CONTRIBUTOR
Contributing Writer,

The concept of remote work has emerged as a transformative perk for employees lucky enough to have the opportunity, and disciplined enough to stay on task whether they are working from their home office or a coffee shop.  Remote work is reshaping the way we work and where we choose to call home. Once a rarity, remote work has now become a mainstream option for an increasing number of workers, offering flexibility and freedom.

A recent survey by DesignRush affixes a suitability index for towns and cities, and metropolitan areas based on a set of variables, such as percentage of the population that works from home, monthly consumer expenditures per household on phone services, percent with a broadband internet subscription, average housing cost, average travel time to work, and something called “Weighted Broadband Cost.”  The variables are compared to the national average.

Boulder, Colorado topped their list, followed by Raleigh-Cary, North Carolina, and Austin-Round Rock-Georgetown, Texas. The list contained 30 metropolitan areas. In terms of states with the most appearances on the list, Florida and Oregon have the most locations, with four, followed by Colorado and North Carolina, each recording three.

Gianluca Ferruggia, the General Manager at DesignRush, said remote work has become increasingly viable in recent years as internet connections have become faster and more reliable, and societal influences, such as the pandemic, have revealed the value of remote work.

“Many workers now prefer to work from home due to the better work-life balance it can provide, plus it can allow workers to take advantage of higher average salaries that might be paid in other areas than the areas in which they live.” He added, “Businesses also benefit from the increased desirability of remote working, as it allows them the widest talent pool to choose the best candidates for a job. This could be done by hiring workers for remote roles or by outsourcing projects to digital contractors when a full hire might not make financial sense.”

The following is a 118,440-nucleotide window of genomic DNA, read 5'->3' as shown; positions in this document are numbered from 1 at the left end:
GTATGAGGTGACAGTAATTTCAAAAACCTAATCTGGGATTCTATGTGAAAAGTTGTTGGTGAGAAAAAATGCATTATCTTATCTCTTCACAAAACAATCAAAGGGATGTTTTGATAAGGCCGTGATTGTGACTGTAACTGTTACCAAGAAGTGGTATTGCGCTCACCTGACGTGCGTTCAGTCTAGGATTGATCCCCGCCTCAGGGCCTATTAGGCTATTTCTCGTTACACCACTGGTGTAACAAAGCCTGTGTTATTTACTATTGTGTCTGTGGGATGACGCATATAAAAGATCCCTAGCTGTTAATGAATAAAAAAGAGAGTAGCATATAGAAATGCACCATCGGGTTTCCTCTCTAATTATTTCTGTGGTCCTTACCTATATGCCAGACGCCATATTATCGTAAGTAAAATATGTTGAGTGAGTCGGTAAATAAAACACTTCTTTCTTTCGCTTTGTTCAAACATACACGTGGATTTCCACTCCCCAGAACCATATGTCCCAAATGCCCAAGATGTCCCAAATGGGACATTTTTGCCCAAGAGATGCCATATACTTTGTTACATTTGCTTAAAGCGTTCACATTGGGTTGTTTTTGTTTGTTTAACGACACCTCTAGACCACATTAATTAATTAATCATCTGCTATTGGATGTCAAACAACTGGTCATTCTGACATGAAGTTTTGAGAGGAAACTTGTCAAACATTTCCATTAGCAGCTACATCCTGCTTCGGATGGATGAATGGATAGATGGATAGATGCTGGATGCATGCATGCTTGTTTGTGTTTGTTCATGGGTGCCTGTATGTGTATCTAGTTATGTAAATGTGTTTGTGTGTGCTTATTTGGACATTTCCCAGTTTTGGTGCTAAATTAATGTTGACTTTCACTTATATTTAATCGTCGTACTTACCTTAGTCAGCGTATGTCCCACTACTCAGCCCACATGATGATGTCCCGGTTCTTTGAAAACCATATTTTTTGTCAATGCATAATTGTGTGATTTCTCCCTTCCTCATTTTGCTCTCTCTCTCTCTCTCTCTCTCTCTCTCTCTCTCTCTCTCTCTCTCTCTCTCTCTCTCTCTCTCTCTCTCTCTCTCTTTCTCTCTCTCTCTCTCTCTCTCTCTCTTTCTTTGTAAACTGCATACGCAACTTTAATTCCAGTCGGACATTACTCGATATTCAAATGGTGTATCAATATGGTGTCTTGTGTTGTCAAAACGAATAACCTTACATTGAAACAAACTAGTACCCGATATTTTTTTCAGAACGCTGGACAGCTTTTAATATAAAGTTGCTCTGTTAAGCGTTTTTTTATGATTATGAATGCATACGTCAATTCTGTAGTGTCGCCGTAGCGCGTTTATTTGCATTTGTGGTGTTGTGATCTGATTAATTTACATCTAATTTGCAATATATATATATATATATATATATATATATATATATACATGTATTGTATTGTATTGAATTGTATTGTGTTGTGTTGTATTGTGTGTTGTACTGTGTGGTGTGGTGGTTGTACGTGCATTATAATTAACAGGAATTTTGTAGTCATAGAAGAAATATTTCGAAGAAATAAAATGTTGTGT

“This increased importance for remote working options prompted this study to find the best metro areas for remote working, with Boulder, Colorado, coming out on top.”

While Boulder has the essential infrastructure necessary to support working from home, it is also a nature-lover’s dream. Nestled against the majestic backdrop of the Rocky Mountains, Boulder epitomizes the fusion of natural beauty and urban sophistication. It is known for its vibrant culture and progressive ethos.

Boulder has an abundance of coffee shops, inviting libraries and collaborative co-working spaces; the city provides a conducive environment for productivity and creativity to thrive. In 2017, the city was named by Expedia as one of America’s 13 hottest up-and-coming coffee cultures, and it has continued along that momentum through the present.

As remote work continues to redefine the traditional notions of employment, cities like Boulder stand at the forefront of this paradigm shift, embracing innovation and adaptability with open arms.

Buffer, a company created in 2010 by Founder and CEO Joel Gascoigne for the purpose of collaborating with other remote workers, issues an annual State of Remote Work Report that gauges the experiences of thousands of remote workers from around the world. Its latest report, the 2023 State of Remote Work, highlights the experiences of 3,000 remote workers. The top takeaways are:

• Remote work continues to be perceived as very positive. Ninety-eight percent of respondents would like to work remotely, at least some of the time, for the rest of their careers (up slightly from 97% in 2022.)

• Flexibility remains the top benefit of remote work.

• One in three remote workers say their biggest challenge is that they stay home too often, because they don’t have a reason to leave.

• Remote workers are split on the impact that remote working has on their career growth. Thirty-six percent said career growth is easier as a result of working remotely (that percentage is 14% higher than 2022’s response to the same question). And 28% of remote workers said career growth is more difficult for them (that is down from 45%). Thirty-six percent said remote work has no impact on their career growth.

As for pay, 43% of respondents said their pay is not tied to their location, and 70% of remote workers are not paid less for working remotely.

Forty-one percent of the respondents work in the software or IT industries.